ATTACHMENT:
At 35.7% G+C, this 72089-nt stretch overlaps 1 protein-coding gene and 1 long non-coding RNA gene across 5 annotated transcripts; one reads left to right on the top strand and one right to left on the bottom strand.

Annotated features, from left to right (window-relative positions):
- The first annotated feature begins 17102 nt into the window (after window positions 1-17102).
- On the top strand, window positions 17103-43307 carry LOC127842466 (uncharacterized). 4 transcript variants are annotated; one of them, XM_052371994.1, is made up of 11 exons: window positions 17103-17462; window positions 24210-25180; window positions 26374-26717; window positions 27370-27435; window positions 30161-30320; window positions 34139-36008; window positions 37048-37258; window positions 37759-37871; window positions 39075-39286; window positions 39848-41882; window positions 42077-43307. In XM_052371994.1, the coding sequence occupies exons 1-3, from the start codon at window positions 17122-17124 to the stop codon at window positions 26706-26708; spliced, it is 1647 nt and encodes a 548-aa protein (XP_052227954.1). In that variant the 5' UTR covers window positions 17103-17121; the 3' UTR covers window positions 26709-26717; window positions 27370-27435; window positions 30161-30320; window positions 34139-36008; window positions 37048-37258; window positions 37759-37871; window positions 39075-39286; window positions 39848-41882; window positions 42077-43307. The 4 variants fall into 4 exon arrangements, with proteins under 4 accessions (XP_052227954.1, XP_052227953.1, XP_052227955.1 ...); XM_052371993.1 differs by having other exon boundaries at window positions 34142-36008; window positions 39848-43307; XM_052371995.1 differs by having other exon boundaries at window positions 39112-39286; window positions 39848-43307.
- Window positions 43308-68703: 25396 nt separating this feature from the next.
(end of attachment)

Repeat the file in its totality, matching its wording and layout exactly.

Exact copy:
At 35.7% G+C, this 72089-nt stretch overlaps 1 protein-coding gene and 1 long non-coding RNA gene across 5 annotated transcripts; one reads left to right on the top strand and one right to left on the bottom strand.

Annotated features, from left to right (window-relative positions):
- The first annotated feature begins 17102 nt into the window (after window positions 1-17102).
- On the top strand, window positions 17103-43307 carry LOC127842466 (uncharacterized). 4 transcript variants are annotated; one of them, XM_052371994.1, is made up of 11 exons: window positions 17103-17462; window positions 24210-25180; window positions 26374-26717; window positions 27370-27435; window positions 30161-30320; window positions 34139-36008; window positions 37048-37258; window positions 37759-37871; window positions 39075-39286; window positions 39848-41882; window positions 42077-43307. In XM_052371994.1, the coding sequence occupies exons 1-3, from the start codon at window positions 17122-17124 to the stop codon at window positions 26706-26708; spliced, it is 1647 nt and encodes a 548-aa protein (XP_052227954.1). In that variant the 5' UTR covers window positions 17103-17121; the 3' UTR covers window positions 26709-26717; window positions 27370-27435; window positions 30161-30320; window positions 34139-36008; window positions 37048-37258; window positions 37759-37871; window positions 39075-39286; window positions 39848-41882; window positions 42077-43307. The 4 variants fall into 4 exon arrangements, with proteins under 4 accessions (XP_052227954.1, XP_052227953.1, XP_052227955.1 ...); XM_052371993.1 differs by having other exon boundaries at window positions 34142-36008; window positions 39848-43307; XM_052371995.1 differs by having other exon boundaries at window positions 39112-39286; window positions 39848-43307.
- Window positions 43308-68703: 25396 nt separating this feature from the next.